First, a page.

AudioThing has an interesting new audio enhancer out. It’s called Type A and it recreates a famous tape encoder unit from the 70’s, designed as a noise reduction system for tape playback and recording. Audio engineers at the time liked to use the encoding (recording) stage functionality as an enhancement module, due to its ability to enrich the high frequencies without generating additional harmonics or bringing artefacts into the signal.
This owes to the noise reduction system’s multi-band compressor/expander units. With it, high frequencies are dynamically emphasized during the recording stage, and at playback time, the signal is attenuated along with the characteristic tape hiss. AudioThing emulated the recording (encoding stage) of a classic Dolby unit. Input signal is split in four bands, compressed, and blended with the raw audio.
The amount of compression on each band, the developer explains, is inversely proportional to its volume – thus, quieter sounds become louder and brighter, while loud sounds stay identical. The process results in more presence and so-called “air” in the high frequencies, generated in a natural-sounding way that’s different from typical exciters.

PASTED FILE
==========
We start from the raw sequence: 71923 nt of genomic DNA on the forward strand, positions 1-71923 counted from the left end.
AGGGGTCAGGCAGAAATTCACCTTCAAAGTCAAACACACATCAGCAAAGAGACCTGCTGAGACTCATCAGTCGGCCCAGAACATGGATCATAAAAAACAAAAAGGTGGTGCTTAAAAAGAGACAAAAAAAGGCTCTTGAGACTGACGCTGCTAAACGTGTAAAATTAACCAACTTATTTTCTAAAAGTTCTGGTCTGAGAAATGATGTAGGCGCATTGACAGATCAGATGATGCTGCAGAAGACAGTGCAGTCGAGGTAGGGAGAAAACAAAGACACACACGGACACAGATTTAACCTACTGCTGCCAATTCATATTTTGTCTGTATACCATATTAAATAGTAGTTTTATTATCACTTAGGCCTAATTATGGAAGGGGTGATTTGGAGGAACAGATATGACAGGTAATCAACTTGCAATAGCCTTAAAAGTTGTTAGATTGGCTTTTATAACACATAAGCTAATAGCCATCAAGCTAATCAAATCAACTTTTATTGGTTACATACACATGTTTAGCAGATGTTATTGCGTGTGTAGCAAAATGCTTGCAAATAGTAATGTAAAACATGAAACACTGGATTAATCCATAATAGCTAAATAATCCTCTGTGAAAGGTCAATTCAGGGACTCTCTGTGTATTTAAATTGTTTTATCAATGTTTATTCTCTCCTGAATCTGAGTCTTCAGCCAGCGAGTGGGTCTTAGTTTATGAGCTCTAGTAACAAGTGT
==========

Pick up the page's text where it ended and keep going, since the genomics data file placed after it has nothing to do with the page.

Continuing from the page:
The plug-in features two panels, the second being shown upon clicking the cog wheel icon next to the bypass button. It contains volume controls for each band, attack and release controls for the compressor, noise volume, and a switch for the VU meter – input or output is measured. Type A supports up to 16x oversampling, has a resizable window, and a preset manager with a randomize function for creative use.
Overall, AudioThing has found a very interesting unit to simulate and offers a fresh – if more than a few decades old, in reality – alternative to traditional harmonic exciters. We like the use of some rather specific multi-band compression for adding more clarity and high-end hype to a mix.
Price and availability
Type A is available at an introductory pricing of 39 EUR, down from 49 EUR. A free demo version which silences sound for three seconds every 45 seconds can be downloaded. Supported formats include VST, VST3, AU, and AAX for 32-bit and 64-bit Windows and Mac computers.